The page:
The way it all began…
Summer 1879/ 5639, Jerusalem
Rabbi Yehoshua Leib Diskin, who had immigrated to Israel only two years before, fell ill with pneumonia.

"and he would go every day to draw fresh air between the trees in the forest outside the city…and every day he would look…and see children clinging to trash heaps, tossed amid horse dung, half naked and barefoot, and he would ask, "who are these children?" And he was told that these were orphans who had lost their fathers and mothers, and poverty had deprived them of a home…" (from the impressions of his close disciple, Rav Yaakov Orenstien)

From that day onward, they had a home. The home of Rabbi Yehoshua Leib Diskin became their home. He didn't build a home for them; he simply opened the door to his own home and welcomed them all in. Together with his wife, he turned his home into a virtual orphanage.
The abandoned orphans now had a warm home. But who would build their futures?
Chanukah 5641/ November 1880
Rabbi Yehoshua Leib Diskin set up a vocational school that would prepare 'his orphans' for life. There, they received professional training in a variety of fields that were in high demand in those days.

An entire generation of orphans was liberated from the cycle of deprivation.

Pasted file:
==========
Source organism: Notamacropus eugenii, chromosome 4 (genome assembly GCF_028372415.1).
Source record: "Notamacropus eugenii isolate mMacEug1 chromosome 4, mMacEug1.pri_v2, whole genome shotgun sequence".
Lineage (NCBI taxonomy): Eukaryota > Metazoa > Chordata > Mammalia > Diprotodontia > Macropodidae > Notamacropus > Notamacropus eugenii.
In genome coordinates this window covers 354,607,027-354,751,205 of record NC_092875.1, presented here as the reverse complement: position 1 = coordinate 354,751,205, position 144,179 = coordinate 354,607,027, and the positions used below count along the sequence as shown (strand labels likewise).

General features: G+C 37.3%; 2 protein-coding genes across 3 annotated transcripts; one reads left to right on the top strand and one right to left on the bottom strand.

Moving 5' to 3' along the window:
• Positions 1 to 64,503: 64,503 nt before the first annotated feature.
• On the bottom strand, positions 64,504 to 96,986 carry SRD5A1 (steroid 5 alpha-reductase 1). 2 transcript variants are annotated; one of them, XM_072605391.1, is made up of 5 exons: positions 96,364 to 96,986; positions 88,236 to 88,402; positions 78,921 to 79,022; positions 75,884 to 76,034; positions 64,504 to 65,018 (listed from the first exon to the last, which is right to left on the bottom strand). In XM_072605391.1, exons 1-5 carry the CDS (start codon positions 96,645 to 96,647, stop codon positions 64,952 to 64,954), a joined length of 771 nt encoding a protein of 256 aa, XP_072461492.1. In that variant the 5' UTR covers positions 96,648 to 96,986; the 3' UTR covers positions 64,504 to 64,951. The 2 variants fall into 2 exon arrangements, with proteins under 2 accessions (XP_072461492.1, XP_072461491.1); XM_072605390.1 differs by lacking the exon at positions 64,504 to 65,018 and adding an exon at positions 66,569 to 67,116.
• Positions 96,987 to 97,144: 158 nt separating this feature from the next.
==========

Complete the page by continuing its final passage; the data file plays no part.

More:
The house becomes too small for the giant heart…
11 Shevat, 5641/ January 11, 1881
54 orphans joined Rabbi Yehoshua Leib Diskin's home in the mere course of a year and a half! The Diskins hearts expanded as wide as a giant hall, ready to embrace as many children as needed a home. For themselves, they were willing to forego anything, yet the children were desperate for more spacious provisions.

In Jan 1881 the first building was rented for the purpose of housing the precious orphans. The Diskin Home was founded, a home for those who had none of their own.

And a home it was, in every sense of the word; it provided hot meals and a warm bed, plentiful books and a large courtyard to play in, a home in which to live and thrive.
The light is extinguished
and promise dawns…
29 Teves, 5658/ January 23, 1898
Erev Rosh Chodesh Shevat. The great luminary and leader, father and heart of all orphans, passed away. The hills of Jerusalem turned black with masses of humanity, all converging to accompany their leader on his final journey.

Yet, amid the heavy mourning, there shone a beam of light. From mouth to mouth, RavDiskin's parting promise spread through the mourners, shedding light and encouragement throughout the crowd. There was a way to remain bound to their beloved leader. For Rav Diskin had promised: "Whoever supports the home that I founded, I will personally advocate on his behalf before Hashem, in this world and in the next."